Born in 1907, Mrs. Kelley talks about her ancestors first on her father’s side and then on her mother’s side. She can count eight generations of her family born on Cape Cod. Her father was born in Dennisport. All of her father’s ancestors were from the Plymouth Colony and most from the Mayflower. She mentions some were “saints” (William Brewster and William Bradford) and some were “strangers” (Richard Warren, Stephen Hopkins and Joseph Rogers). Her father was born in Harwich in 1884. Her mother Grace Lillian Farrington was born near Dedham and brought up in Boston and Westwood. Louise was born in Providence and traveled to the Cape by train to visit grandparents on the Cape. She remembers as a young girl, her family taking the train and being met at the North Harwich train depot by Uncle Will, who with his horse and carriage, took them to their destination in Dennisport. She remembers her grandparents, Edgar Poe Kelley and Edna Colby Stone Kelley, great grandfather Warren Snow, great aunt Georgianna Hopkins Kelley, Great aunt Etta Kelley, great great aunt Olive who was married to Captain Horatio Kelley and who had a daughter Annie Smith who started the telegraph office in Dennisport. She tells us of her experiences with her relatives, what their homes were like and relates several interesting stories of their lives. Her uncle was a retired sailor and would walk with a roll as if he was still on a ship. She describes Dennisport when she was a young girl. It had crushed shell roads and there were split rail fences with pineapple posts. She remembers another uncle who said he would walk ten miles one way to go a courting and then walk ten miles back to his home.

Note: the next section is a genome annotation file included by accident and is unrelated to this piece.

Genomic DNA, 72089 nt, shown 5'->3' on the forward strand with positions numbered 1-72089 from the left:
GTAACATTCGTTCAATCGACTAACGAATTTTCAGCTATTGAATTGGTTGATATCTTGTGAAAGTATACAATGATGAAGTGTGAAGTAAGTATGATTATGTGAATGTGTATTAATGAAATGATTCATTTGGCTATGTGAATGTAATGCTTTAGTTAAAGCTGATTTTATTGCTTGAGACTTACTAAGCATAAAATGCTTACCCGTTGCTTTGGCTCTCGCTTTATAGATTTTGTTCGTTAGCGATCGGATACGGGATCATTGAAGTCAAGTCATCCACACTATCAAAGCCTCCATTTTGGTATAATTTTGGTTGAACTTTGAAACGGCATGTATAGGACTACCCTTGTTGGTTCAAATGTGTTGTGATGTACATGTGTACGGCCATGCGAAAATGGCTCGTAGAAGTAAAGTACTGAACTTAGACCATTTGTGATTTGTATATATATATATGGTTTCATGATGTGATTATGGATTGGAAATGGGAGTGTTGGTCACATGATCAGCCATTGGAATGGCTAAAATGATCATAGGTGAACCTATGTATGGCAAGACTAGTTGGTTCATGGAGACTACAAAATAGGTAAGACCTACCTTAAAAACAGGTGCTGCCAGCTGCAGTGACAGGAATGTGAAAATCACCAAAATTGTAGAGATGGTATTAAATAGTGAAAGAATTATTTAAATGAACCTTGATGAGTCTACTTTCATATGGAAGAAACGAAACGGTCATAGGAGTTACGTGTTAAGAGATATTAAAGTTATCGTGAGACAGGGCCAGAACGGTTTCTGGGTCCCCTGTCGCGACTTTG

Mrs. Kelley reads some excerpts from her uncle Will’s letters including a New Year’s resolution in December 1877 when he was 21 and on board ship. He resolves not to swear, spend foolish money, and will knock off chewing tobacco. She also reads a sad letter from Anthony Baker to his sister-in-law about the death of his wife. She also talks about Foster Rogers’ letter to his wife while he is at sea near Mobile, Alabama. Foster was born in 1788 in Orleans and died at sea in 1826. She also talks about the Moody family including Rhoda Moody who was married to Foster Rogers. She reads a poem from Ethel M. Kelley who was 12 years old and writing about the death of her grandmother. Mrs. Kelley reads several Kelley family obituaries. She tells several humorous stories about her father and grandfather.